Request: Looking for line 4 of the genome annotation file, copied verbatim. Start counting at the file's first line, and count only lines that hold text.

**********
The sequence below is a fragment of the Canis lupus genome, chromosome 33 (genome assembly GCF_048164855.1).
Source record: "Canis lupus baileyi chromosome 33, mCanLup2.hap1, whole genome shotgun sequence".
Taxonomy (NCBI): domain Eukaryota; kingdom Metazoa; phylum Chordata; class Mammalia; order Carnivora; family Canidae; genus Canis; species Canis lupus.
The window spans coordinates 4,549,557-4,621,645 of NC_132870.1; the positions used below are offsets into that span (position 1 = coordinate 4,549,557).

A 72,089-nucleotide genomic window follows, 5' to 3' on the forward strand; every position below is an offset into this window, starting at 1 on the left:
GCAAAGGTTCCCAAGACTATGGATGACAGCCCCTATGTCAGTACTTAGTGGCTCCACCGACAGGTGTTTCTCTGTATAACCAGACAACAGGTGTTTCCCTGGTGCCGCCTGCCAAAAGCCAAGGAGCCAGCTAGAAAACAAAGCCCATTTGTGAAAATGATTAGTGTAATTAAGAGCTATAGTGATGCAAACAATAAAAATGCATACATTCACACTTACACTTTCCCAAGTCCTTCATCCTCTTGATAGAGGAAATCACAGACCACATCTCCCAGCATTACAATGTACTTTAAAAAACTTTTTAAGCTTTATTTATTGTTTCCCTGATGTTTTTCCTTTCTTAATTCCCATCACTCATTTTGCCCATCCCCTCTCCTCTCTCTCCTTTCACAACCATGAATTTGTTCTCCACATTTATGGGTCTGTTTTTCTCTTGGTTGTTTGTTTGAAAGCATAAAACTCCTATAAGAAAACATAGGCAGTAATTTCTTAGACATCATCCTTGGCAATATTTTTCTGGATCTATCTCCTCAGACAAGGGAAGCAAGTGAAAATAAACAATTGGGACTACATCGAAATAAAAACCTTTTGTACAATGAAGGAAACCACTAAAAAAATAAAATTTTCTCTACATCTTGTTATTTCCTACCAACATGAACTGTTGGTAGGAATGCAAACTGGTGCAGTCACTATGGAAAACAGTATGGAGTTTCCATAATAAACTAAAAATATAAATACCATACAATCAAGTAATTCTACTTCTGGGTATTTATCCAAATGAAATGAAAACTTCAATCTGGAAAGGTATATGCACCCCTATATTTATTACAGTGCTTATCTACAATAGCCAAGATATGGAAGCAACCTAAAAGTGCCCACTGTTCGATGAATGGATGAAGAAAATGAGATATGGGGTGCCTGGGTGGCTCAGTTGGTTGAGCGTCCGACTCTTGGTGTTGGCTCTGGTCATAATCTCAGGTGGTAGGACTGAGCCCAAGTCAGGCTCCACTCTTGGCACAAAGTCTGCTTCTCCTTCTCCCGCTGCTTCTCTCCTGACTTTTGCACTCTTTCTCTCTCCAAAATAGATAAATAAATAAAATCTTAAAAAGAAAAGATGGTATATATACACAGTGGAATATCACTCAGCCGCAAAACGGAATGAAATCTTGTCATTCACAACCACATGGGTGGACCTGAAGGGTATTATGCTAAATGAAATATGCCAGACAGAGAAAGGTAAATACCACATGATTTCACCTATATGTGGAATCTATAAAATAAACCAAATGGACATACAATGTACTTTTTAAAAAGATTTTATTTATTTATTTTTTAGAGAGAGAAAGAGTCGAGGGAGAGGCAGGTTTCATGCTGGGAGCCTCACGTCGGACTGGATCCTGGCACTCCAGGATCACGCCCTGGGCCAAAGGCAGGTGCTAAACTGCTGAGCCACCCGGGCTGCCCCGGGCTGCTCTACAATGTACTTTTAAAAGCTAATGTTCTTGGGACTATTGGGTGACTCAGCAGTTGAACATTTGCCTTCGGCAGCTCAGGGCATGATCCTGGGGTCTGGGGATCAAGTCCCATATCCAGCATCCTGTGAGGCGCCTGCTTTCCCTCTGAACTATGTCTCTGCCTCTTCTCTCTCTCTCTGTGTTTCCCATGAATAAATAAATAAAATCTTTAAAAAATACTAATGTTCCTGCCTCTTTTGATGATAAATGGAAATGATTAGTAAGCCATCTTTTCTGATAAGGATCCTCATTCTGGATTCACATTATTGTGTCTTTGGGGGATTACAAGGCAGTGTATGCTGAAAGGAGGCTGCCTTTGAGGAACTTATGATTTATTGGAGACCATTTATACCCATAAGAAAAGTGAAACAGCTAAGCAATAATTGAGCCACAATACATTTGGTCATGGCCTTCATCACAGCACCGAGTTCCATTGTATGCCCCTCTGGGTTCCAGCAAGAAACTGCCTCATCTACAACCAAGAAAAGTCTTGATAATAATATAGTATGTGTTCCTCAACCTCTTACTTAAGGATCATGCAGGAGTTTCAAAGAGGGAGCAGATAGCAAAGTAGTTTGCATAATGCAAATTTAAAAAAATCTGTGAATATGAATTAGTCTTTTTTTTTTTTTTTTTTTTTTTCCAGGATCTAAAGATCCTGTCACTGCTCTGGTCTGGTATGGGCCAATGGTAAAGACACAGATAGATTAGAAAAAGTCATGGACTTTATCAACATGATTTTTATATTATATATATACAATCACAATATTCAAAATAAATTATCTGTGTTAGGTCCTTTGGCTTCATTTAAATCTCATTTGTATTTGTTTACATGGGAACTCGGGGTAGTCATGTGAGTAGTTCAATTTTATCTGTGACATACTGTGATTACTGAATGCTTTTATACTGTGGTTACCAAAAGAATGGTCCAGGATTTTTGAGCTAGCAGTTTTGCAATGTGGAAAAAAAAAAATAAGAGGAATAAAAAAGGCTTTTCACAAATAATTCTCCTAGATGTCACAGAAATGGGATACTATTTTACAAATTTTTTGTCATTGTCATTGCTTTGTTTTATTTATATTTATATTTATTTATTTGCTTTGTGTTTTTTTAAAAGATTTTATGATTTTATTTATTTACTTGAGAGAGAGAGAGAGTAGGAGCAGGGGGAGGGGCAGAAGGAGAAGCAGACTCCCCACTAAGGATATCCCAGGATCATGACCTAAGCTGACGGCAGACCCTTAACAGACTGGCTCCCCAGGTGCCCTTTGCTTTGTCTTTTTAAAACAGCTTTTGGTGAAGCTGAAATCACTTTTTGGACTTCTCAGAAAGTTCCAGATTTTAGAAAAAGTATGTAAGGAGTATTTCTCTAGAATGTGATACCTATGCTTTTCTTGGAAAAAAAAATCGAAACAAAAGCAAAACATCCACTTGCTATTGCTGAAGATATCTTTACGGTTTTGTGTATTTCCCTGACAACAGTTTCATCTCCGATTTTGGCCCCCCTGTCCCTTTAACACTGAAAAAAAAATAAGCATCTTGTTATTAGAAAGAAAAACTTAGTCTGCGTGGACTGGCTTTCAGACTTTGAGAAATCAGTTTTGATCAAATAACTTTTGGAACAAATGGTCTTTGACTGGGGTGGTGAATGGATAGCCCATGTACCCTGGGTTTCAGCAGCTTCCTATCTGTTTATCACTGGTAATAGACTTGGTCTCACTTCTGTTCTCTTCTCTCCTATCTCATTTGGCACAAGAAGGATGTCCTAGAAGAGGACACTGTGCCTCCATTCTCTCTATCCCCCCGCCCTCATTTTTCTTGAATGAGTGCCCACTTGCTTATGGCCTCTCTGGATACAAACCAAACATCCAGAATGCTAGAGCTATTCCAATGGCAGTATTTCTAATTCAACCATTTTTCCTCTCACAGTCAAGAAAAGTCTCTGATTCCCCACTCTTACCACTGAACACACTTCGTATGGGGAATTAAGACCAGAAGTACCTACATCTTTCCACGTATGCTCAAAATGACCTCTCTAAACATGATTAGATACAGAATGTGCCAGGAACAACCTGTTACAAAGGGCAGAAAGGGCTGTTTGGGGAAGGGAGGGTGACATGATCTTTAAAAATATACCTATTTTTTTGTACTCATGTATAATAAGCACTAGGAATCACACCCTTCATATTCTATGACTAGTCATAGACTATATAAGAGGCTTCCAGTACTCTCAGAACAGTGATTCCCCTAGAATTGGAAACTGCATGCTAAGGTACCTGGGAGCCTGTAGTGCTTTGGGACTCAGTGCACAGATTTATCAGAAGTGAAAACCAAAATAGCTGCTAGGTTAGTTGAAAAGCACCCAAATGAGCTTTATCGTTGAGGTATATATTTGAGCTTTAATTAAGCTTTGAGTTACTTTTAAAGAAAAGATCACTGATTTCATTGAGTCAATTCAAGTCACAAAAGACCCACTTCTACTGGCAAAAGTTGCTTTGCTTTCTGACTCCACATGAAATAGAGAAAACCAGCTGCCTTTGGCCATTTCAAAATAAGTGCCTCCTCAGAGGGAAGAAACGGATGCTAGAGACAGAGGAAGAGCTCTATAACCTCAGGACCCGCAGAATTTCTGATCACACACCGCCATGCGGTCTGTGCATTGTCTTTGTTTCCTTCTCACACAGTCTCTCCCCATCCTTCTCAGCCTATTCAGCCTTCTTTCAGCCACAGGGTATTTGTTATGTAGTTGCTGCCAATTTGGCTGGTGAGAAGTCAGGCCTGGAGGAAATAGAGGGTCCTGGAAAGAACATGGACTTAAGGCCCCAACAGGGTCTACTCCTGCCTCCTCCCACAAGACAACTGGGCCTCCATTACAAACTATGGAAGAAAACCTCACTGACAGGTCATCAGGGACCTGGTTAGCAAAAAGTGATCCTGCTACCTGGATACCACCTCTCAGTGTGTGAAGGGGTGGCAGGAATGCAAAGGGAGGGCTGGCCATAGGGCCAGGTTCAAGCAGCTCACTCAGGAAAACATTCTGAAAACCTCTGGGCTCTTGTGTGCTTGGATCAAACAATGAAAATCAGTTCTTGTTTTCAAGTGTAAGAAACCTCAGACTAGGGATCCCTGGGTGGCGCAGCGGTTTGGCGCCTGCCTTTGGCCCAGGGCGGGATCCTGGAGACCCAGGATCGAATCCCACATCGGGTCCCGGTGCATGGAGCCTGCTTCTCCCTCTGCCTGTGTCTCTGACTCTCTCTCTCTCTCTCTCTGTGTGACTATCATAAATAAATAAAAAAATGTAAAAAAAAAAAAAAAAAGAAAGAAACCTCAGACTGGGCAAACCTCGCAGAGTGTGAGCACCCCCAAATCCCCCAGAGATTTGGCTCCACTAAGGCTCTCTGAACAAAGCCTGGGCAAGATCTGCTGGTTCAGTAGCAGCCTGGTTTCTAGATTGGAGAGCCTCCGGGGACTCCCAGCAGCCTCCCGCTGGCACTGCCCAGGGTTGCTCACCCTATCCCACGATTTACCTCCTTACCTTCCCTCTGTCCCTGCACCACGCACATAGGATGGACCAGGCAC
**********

The window spans coordinates 4,549,557-4,621,645 of NC_132870.1; the positions used below are offsets into that span (position 1 = coordinate 4,549,557).